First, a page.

The heater core, also called a heater matrix, provides heating and engine cooling capacities in modern automobiles. Located behind the passenger-side firewall, it is designed like a small radiator with several columns of metal or plastic tubes through which coolant flows. After the heater core fails, however, it produces a world of headaches for motorists. This report investigates six signs of failing heater core, showing how drivers may troubleshoot this otherwise common problem with their vehicle.
Related: 7 Signs of a Blown Head Gasket
How to Tell if Your Heater Core is Failing
A heater core is an automotive component which utilizes hot coolant to project heated air into the car’s cabin. Also called a heater matrix, it acts as a miniature radiator. When you turn on the heater inside your vehicle’s cabin, a valve opens so that coolant becomes directed in the engine to the heater core. As the hot coolant travels through the heater core, a fan blows air over the center’s fins. That produces hot air that is projected through the vents inside your vehicle’s cabin.
No automotive element lasts forever, however, and heater cores are no exception. It’s not unusual for heater cores to fail after about to 15 years, using a failed coolant system, failure can occur even earlier. Unfortunately, diagnosis is not always simple. Since the heater core typically is behind the passenger-side firewall, you can not view it without taking apart the dashboard and other surrounding parts. But there are a number of signs you can search for that indicate a failed or failing heater core.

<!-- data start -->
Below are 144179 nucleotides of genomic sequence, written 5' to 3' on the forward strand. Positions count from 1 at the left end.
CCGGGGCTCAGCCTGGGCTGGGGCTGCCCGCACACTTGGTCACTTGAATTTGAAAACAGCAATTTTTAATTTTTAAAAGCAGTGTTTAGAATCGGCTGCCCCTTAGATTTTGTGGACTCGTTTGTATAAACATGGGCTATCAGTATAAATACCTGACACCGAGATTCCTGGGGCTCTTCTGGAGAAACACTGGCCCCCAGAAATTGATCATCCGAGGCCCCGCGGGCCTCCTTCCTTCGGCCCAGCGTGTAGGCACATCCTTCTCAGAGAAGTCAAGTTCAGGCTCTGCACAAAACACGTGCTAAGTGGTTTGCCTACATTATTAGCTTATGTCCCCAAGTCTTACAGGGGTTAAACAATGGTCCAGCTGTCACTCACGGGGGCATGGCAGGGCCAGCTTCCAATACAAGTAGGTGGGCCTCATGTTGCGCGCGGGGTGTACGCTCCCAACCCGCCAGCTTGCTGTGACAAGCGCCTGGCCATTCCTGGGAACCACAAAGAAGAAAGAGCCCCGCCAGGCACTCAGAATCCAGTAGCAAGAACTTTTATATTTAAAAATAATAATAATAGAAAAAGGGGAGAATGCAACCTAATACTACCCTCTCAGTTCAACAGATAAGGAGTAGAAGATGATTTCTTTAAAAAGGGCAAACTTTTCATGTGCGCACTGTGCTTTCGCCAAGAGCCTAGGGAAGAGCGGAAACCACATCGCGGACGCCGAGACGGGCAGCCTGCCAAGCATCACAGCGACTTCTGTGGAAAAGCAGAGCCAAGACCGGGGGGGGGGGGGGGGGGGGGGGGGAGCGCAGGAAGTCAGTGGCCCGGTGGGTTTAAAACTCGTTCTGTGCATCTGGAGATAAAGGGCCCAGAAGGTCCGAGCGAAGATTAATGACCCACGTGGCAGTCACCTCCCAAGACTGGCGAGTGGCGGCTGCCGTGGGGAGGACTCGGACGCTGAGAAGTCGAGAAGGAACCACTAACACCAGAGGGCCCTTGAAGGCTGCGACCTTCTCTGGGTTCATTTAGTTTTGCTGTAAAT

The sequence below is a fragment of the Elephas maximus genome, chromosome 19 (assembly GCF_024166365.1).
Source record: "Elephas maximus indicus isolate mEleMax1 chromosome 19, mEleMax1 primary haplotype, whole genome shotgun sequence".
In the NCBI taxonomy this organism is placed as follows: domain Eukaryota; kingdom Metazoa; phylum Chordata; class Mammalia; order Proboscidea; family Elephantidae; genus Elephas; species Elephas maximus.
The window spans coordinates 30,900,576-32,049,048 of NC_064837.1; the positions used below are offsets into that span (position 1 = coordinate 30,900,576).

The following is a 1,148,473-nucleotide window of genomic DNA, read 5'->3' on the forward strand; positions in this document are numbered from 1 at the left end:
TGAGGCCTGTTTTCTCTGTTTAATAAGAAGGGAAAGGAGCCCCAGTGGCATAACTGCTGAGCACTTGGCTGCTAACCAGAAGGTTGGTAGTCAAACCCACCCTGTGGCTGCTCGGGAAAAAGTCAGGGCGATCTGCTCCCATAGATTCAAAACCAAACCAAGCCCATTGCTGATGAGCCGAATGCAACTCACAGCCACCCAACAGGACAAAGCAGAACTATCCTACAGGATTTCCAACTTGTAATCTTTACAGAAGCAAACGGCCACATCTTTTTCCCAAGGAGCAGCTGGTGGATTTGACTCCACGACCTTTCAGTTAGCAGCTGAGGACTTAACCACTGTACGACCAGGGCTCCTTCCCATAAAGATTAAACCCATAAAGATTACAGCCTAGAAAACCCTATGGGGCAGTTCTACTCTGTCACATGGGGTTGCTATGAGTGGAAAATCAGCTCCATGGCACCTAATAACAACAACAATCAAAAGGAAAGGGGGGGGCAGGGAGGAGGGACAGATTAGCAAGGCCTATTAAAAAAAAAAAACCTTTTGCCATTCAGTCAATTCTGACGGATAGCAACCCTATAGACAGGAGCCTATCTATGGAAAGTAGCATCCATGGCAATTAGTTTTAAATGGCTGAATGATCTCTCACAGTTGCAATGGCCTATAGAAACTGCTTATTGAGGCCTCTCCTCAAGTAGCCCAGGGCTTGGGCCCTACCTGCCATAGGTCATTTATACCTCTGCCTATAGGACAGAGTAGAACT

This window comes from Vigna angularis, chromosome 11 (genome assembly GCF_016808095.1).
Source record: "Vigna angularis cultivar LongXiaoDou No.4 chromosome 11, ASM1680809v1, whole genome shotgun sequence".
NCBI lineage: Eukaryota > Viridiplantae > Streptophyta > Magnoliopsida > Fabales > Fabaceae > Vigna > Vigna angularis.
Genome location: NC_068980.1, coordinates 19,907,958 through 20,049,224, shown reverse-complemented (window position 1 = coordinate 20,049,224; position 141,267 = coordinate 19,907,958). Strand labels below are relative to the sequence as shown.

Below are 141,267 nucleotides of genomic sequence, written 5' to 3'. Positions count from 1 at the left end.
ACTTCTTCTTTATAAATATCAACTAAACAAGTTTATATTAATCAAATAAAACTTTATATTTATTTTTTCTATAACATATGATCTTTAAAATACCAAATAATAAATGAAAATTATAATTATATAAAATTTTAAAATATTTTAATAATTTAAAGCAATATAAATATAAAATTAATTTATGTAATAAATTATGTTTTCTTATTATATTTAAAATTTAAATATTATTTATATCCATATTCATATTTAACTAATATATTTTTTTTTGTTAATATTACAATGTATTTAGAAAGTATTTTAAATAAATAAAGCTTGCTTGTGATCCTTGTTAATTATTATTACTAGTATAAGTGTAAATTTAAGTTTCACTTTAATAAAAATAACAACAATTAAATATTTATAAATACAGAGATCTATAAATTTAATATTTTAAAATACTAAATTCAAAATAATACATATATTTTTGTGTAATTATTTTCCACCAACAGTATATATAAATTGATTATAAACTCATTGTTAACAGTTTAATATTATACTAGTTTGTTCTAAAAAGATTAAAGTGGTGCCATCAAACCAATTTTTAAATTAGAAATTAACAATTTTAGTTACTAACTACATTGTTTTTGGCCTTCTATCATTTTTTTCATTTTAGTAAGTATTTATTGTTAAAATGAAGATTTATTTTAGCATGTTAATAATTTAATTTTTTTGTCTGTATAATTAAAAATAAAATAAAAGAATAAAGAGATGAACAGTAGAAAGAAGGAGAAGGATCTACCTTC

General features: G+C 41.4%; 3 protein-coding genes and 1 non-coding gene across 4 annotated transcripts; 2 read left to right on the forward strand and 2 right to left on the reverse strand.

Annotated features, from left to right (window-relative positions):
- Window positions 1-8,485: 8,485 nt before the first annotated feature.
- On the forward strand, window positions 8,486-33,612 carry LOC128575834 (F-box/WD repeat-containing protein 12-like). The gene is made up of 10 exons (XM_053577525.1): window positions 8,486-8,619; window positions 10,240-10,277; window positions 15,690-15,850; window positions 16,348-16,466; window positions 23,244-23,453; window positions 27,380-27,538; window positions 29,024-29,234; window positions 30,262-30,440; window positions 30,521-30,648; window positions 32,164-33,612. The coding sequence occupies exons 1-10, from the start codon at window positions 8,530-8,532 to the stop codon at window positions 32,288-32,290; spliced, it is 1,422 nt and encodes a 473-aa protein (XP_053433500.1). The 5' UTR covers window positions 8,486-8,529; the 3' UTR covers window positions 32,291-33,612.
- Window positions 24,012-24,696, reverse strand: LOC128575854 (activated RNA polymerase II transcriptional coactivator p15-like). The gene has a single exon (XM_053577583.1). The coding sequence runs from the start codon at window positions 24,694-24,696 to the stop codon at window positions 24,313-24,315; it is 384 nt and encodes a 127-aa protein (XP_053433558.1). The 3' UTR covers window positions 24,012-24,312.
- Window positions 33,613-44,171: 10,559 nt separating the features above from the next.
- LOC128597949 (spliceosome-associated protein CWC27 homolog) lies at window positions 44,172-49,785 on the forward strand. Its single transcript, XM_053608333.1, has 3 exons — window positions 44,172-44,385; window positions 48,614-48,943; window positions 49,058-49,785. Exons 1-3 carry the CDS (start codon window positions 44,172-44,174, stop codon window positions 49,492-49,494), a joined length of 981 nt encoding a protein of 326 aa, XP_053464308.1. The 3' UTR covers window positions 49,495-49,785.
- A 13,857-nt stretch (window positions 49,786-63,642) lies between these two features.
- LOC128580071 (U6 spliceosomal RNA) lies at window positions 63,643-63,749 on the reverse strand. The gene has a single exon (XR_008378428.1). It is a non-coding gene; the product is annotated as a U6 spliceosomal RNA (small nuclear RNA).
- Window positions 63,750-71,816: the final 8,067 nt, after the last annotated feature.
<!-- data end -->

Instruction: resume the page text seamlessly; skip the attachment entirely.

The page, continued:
Condensation on Windows
It is normal for condensation to appear on the inside of your vehicle’s windows. That typically happens when the air out your car is colder than the air in the vehicle. The temperature nuances between both of these environments cause moisture to settle on the inside of your windows, leading to fog.
Turning on the cabin heater or defroster should remove condensation on your windows– but only if the heater core is working correctly. If your heater is ruptured, pressurized coolant will escape when you turn on the heater or defroster. The coolant-filled atmosphere will then put in your vehicle’s cabin in which it causes condensation to form on the windows.
Wet Passenger-Side Floorboard
A wet passenger-side floorboard can also indicate a leaking heater core, the most common type of failure. Coolant will trickle down behind the passenger-side firewall, some of which may leak through the firewall and on the floorboard. A failed air-conditioner evaporator core can result in a wet passenger-side floorboard also. The gap, however, is that a faulty heater core will leave your passenger-side floorboard coated in coolant, whereas a collapsed evaporator core leaks water on the floor.
Low Coolant Level in Radiator
Your vehicle’s radiator should stay full of coolant. If you Find the coolant level is reduced one day, you might have a leaking heater core. The heater radiator and core. Meaning that a leaky heater center will cause Coolant leak out, leading to a low coolant level on your radiator.